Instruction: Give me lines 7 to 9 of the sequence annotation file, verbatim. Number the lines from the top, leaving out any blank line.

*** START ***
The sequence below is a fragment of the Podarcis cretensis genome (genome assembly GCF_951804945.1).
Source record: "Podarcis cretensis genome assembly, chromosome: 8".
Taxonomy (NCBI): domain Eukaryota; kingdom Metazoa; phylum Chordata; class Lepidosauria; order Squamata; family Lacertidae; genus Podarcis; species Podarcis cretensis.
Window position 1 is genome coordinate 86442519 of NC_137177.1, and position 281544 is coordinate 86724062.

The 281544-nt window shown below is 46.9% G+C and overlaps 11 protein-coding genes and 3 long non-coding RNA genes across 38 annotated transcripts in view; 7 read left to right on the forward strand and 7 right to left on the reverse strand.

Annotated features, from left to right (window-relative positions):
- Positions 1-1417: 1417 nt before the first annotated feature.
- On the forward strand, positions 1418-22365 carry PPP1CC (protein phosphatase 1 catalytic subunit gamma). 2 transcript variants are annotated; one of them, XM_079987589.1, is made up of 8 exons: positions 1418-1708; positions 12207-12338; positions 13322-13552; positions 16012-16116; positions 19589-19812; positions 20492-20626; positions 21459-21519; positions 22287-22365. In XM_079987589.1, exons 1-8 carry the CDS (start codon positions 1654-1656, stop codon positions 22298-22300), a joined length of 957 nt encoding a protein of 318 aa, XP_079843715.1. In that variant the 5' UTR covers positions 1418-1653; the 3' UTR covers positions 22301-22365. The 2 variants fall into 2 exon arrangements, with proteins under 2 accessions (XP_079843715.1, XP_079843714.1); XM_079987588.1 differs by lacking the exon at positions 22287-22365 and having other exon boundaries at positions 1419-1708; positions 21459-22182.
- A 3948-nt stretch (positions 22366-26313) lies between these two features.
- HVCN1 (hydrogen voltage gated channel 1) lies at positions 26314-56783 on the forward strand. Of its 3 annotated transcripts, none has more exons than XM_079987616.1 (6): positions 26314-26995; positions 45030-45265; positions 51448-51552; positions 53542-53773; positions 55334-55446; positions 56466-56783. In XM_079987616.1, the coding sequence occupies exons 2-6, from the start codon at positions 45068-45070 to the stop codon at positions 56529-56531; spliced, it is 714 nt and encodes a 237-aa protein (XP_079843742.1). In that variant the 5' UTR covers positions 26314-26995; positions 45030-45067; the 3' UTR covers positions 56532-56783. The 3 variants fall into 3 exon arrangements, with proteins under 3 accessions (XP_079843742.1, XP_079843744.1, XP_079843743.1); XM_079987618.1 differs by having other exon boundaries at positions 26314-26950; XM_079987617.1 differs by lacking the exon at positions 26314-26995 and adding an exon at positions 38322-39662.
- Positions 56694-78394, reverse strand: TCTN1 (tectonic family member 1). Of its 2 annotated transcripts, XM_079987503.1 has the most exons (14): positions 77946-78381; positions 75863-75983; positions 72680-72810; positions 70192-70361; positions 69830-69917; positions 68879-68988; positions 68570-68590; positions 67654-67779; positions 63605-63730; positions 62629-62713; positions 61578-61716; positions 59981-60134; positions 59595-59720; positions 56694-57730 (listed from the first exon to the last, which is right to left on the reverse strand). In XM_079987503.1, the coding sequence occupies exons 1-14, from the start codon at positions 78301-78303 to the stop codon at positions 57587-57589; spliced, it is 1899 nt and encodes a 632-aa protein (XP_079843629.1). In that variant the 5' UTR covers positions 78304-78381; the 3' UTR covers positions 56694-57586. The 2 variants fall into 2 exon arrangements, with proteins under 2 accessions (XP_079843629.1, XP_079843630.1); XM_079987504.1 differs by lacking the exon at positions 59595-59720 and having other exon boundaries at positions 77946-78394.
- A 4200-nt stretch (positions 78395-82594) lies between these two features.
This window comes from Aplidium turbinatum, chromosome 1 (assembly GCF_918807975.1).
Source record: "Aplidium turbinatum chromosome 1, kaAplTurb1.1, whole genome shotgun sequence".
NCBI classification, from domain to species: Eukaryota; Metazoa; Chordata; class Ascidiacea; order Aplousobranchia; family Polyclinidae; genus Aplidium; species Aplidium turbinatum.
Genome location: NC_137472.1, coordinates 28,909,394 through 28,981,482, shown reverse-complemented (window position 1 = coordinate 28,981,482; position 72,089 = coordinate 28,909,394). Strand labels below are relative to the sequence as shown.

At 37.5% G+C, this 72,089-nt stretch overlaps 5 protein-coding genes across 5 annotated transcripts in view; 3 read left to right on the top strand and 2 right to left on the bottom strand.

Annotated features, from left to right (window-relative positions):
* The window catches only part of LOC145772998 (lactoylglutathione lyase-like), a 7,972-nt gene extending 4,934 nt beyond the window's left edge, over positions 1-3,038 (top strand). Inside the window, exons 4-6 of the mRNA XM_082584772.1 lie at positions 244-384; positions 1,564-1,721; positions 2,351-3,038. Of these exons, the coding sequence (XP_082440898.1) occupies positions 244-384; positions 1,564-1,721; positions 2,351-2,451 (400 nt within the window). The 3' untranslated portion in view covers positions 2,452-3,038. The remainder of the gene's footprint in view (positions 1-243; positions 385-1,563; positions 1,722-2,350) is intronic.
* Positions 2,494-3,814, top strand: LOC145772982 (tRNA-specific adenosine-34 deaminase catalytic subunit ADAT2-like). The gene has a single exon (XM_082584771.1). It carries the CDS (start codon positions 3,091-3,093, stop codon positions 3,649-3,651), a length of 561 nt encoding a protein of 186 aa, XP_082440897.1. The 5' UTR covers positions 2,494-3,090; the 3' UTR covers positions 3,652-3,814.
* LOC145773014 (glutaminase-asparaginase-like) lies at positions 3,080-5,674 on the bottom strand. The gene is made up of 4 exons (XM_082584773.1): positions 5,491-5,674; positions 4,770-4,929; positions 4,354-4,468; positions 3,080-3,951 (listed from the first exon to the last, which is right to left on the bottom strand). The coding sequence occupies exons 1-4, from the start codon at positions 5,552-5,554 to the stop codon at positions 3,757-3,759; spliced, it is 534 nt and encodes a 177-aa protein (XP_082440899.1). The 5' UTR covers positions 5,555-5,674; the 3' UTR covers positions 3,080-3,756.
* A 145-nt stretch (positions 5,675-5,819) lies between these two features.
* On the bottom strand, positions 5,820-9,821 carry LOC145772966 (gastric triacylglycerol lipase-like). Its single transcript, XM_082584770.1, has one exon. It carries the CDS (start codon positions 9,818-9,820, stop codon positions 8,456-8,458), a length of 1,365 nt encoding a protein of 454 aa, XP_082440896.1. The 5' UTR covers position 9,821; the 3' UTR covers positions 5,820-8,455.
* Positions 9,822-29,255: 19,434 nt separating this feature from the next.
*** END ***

- Positions 1-1417: 1417 nt before the first annotated feature.
- On the forward strand, positions 1418-22365 carry PPP1CC (protein phosphatase 1 catalytic subunit gamma). 2 transcript variants are annotated; one of them, XM_079987589.1, is made up of 8 exons: positions 1418-1708; positions 12207-12338; positions 13322-13552; positions 16012-16116; positions 19589-19812; positions 20492-20626; positions 21459-21519; positions 22287-22365. In XM_079987589.1, exons 1-8 carry the CDS (start codon positions 1654-1656, stop codon positions 22298-22300), a joined length of 957 nt encoding a protein of 318 aa, XP_079843715.1. In that variant the 5' UTR covers positions 1418-1653; the 3' UTR covers positions 22301-22365. The 2 variants fall into 2 exon arrangements, with proteins under 2 accessions (XP_079843715.1, XP_079843714.1); XM_079987588.1 differs by lacking the exon at positions 22287-22365 and having other exon boundaries at positions 1419-1708; positions 21459-22182.
- A 3948-nt stretch (positions 22366-26313) lies between these two features.